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Debt and mental health

Free resources to get the help you need

Money worries and poor mental health are often linked. If you’re struggling to cope, you’re not alone; around half of our clients have told us they have depression, stress, anxiety, or they’re living with another mental health condition.

It can be difficult to open up and admit you need help, but that’s how you can take the first step to get back on track.

We’re here to help you, with free and confidential advice. And we work with specialist organisations who are experts in dealing with the challenges of daily life.

Our aim is to help as many of you as possible to take lasting action on your debt and the stress it can bring. You can do this, and we’ll be with you every step of the way.

phone iconIf you’re unable or uncomfortable with talking to someone, you can get help with your money worries online, without having to pick up the phone. Use our online debt advice tool now.

Sarah's debts affected her mental health

I thought that could be the end of my marriage. All the shame, stigma, self-loathing and everything had built up so much.

I just thought there's no way he's going to want to stay with me now. The foundation I had with regards to money was, was not good and probably quite unhealthy. I didn't have input from my family to help me learn how to deal with money, it was confusing.

You know, and I would spend ages trying to work out budgets and I'd blow it. And then I'd feel guilty, try and rebudget, and then it would just cycle. It would cycle around. At the time, the mental health was poor, I had chronic anxiety, panic attacks, depression.

It becomes part of the mess that you can't deal with. It's another thing that in your head you're failing at. So when I was diagnosed at 42, which is quite late to be diagnosed with autism, I had to learn then about what this actually means for me. And during that process, I realised that being autistic did have a huge impact on how I manage my money. The first person I told when the debts had really built up was my husband.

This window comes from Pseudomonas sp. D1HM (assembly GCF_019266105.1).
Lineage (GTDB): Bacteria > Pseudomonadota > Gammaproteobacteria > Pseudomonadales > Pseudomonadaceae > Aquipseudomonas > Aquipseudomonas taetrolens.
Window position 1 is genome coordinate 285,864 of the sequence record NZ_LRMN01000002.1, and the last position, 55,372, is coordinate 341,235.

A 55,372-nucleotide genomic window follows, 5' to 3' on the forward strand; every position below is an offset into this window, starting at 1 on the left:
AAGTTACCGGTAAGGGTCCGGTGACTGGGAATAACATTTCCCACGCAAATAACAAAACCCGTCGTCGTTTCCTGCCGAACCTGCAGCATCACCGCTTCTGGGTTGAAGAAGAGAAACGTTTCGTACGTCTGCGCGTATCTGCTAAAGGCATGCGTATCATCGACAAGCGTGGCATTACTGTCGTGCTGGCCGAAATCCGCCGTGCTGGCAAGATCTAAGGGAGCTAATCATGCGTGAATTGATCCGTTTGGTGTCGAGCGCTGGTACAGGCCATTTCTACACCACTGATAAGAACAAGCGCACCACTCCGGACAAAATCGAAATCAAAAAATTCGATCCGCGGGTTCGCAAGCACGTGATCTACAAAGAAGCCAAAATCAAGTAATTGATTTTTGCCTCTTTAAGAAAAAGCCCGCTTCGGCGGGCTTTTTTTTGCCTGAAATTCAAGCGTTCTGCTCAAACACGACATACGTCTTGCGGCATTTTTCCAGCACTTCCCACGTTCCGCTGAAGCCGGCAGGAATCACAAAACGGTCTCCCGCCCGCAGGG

The response I got from him was very different to the one I felt I deserved. But that is what shame and stigma does to people. You don't deserve nice things or nice people. That's how it makes you feel. When I first got in touch with StepChange, I was nervous, but I needn't had been because it was just so, it was so easy, actually. I remember an overwhelming sense that I was being listened to and I was being heard and I wasn't being judged. I was going to be able to be debt free at some point in the future. When I got help from StepChange, it felt like I wasn't alone.

They were sharing the load with me, the structure and the discipline of the repayment plan has really helped me sort of like take responsibility for my own finances. If the debt had been magicked away, then I wouldn't have learned how to deal with my finances. Whereas this gives me the responsibility and I'm the on who has to do the work, but StepChange is with me with every step of the way to help me do that.

I would always say to anybody, who's struggling with debt, and it doesn't matter what the reasons are. If you are struggling with debt at any age and any circumstance reach out for help, because help is there.

Getting support from your creditors

Have you heard of the debt and mental health evidence form (DMHEF)?

This is a form that can help your creditors to understand any mental health issues you may be experiencing.

It may mean they’re more considerate of your personal circumstances when contacting you about your debts.

Use our DMHEF guide

Talking about debt helped Jamie find a way out

"I hid it from my friends because I didn't want to be judged. I didn't want to seem like that person who didn't know how to handle money. My anxiety levels were through the roof. I was worried that I was going to lose everything."

Hear Jamie's story

More clients' stories

How to talk about debt, stress and anxiety

Working with Mental Health UK we've created a selection of guides to help you open up if you or a loved one is suffering from money worries or debt stress.

Every Mind Matters: Your mind plan - free NHS-approved online tool

Answer five quick questions to get your free plan with tips to help you deal with stress and anxiety, improve your sleep, boost your mood and feel more in control.

Get your mind plan

Tips for everyday living - guides from Mind Charity

Living with a mental health problem can often have an impact on day to day life, making things that others might not think about a bit more difficult. Mind have put together a wide range of guides covering managing money, food and your mood, loneliness and more.

Mind’s tips for everyday living

MoneySavingExpert.com also have a free report on mental health and debt that's available to download from their website.

Dealing with alcohol and debt stress

When you’re feeling stressed, you might find yourself reaching for a drink to try to forget about your worries. But this can make your stress even harder to deal with because alcohol is a depressant.

Cutting back on the amount you drink can not only be beneficial to your health and wellbeing but it can save you money too. Read the guide from DrinkAware.